Coffee Break

This morning when I plugged in the coffee maker, it made a huge sparky flash and then a fire. Not a big fire, a small, 2-3” fire from the outlet (I thought). I pulled the plug, the fire was gone. I’m sure it was less than a couple of seconds between the spark and the end of the fire, but it seemed like a long time to me—one of those times where your brain shuts out everything else and 100% of your attention is focused on this flame that could burn down your entire house.

I wasn’t sure if it was the outlet or the appliance. I toyed with plugging something else into the faulty outlet, or trying the faulty coffee maker on a different outlet. And then I decided I needed to have some caffeine before conducting any kind of experiment that might involve fire (and a spouse with a fire extinguisher nearby might not be a bad add).

I looked in the fridge, hoping for a Coke, but no colas to be found. I settled for iced tea, and went to read the morning paper on the front porch.

Halfway through the front page, it occurred to me that I could boil water and pour it into the coffee filter myself. It was not quite as fast as pouring it into the reservoir, but it took less than 10 minutes, and I had fresh coffee to accompany the morning paper.

In the way that one does, as I was reading the paper, I was wondering if I should get a new coffee maker at a Kitchen Window kind of place or a Herberger’s kind of place. Then I remembered a friend who has several coffee makers (I found this out when I was helping her clean out her basement, and when I suggested she get rid of these excess coffee makers, she wanted to keep them for friends who might need said coffee makers). I texted her this morning to see if she still has this abundance, but have not heard back.

In the meantime, after a cup or two of coffee, I took a closer look at the coffee maker. Holy cow! (We actually do say this in the Midwest—at least some of us do.) The cord (rubber/plastic) was half severed. The miracle of caffeine. No need for an experiment or fire extinguishers, the culprit is the cord.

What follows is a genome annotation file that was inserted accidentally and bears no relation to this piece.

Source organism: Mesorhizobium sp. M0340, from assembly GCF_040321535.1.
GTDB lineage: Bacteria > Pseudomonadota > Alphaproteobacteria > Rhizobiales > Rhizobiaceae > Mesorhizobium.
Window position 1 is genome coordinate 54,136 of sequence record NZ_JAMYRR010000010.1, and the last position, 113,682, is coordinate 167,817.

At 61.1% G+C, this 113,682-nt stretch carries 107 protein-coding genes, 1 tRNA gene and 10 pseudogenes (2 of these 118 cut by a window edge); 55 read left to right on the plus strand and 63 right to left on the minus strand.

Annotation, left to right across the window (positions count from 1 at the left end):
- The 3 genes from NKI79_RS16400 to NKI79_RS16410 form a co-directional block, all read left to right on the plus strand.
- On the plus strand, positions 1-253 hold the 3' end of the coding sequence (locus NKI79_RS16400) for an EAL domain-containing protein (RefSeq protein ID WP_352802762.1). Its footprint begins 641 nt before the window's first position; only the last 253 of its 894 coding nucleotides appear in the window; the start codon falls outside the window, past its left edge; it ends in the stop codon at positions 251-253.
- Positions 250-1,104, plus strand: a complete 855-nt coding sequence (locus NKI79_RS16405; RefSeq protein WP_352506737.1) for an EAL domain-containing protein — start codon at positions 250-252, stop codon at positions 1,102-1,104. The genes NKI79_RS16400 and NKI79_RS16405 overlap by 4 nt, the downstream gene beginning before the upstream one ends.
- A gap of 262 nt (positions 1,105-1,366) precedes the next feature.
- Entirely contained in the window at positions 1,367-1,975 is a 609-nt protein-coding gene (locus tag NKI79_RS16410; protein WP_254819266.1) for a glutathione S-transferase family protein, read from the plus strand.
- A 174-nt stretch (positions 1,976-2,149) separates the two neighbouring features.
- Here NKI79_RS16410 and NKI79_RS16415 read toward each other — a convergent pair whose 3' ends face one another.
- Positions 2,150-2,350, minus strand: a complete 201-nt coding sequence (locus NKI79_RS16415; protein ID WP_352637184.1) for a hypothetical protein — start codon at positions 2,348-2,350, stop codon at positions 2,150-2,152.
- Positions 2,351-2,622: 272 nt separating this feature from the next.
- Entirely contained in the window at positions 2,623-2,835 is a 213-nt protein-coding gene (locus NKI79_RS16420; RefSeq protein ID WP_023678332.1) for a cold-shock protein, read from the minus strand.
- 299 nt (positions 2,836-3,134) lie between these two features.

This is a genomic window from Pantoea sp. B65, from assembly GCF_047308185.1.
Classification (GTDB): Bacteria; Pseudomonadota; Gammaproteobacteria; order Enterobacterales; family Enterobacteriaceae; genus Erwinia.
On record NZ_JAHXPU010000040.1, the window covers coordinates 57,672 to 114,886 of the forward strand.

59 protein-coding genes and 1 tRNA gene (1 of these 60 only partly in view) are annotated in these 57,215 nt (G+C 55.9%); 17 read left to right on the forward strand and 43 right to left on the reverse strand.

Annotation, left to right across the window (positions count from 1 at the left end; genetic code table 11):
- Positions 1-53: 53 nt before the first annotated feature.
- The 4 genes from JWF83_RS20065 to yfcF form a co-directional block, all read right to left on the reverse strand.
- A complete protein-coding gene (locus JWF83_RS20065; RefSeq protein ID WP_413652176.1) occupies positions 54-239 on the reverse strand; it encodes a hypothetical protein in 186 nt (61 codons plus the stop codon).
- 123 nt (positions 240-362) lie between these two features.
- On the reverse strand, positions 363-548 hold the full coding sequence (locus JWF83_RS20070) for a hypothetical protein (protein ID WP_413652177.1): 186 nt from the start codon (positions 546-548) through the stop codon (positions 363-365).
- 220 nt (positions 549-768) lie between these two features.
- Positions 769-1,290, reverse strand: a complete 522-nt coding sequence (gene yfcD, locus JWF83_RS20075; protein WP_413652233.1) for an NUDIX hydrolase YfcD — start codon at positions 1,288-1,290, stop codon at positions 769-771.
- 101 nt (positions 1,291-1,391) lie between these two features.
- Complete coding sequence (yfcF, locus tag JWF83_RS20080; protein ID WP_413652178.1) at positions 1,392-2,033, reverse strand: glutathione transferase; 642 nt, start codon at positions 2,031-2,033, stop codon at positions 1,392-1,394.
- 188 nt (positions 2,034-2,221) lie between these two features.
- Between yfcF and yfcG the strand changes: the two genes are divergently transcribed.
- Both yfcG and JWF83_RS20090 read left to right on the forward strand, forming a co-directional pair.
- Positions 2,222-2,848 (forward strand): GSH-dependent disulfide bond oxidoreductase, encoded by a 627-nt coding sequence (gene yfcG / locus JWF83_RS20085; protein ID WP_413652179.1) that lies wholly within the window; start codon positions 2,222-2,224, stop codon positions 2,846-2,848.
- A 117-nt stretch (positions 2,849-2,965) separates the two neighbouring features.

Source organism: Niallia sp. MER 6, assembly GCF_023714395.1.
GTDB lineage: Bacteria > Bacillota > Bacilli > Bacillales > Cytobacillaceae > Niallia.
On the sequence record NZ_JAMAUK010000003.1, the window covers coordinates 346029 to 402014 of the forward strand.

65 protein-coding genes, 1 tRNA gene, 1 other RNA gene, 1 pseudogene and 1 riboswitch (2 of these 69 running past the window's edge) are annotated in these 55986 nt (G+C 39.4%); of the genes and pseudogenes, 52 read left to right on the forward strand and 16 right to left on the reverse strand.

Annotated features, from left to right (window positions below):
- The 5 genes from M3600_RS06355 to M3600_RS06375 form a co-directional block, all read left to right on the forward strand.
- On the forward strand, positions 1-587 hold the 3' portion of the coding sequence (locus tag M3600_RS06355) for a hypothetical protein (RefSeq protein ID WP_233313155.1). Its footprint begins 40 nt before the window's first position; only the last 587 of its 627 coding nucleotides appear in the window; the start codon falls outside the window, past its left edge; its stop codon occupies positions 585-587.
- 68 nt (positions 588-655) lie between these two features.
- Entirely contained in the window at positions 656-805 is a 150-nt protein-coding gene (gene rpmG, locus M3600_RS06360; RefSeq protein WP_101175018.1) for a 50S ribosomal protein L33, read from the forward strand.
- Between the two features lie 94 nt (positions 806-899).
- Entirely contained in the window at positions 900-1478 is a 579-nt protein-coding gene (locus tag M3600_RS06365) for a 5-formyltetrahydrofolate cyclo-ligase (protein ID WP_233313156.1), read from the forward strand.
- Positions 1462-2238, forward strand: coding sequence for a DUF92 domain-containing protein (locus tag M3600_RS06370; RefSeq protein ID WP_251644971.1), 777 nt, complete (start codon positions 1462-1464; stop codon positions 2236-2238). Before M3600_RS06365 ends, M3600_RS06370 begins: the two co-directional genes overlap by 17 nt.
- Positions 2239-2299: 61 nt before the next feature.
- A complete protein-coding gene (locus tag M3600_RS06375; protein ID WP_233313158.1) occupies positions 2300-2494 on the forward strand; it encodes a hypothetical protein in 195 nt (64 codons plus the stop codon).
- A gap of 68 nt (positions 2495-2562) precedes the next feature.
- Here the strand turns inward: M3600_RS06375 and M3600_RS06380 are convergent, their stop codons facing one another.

I love this little coffee maker. It’s the mini size you often get in hotels. It has no frills—no timer, no clock, no auto-off; it doesn’t even have an on/off button. And while it’s true, I do need to make sure I unplug the coffee machine before I leave the house, I don’t have to reset the time/programming every time the power goes out.

Also going on in my background is a Wendell Berry book that I recently finished, Our Only World. God bless Wendell Berry, reminding me that reducing consumption is a good thing.

I love this little coffee maker. It has a broken cord. I called a couple of nearby hardware stores and one of them said they would take a look. I brought it in today. They estimate it will cost $25 or so to fix the cord.

I know I can get a new coffee maker at Target for less than $25, with a clock, auto-off, and possibly an espresso feature. But I don’t need any of those things. I just want coffee in the morning.

And while I’m 99% sure that they’ll be able to fix the cord, the other 1% of me is not uncomfortable with spending 10 minutes in the morning making coffee.

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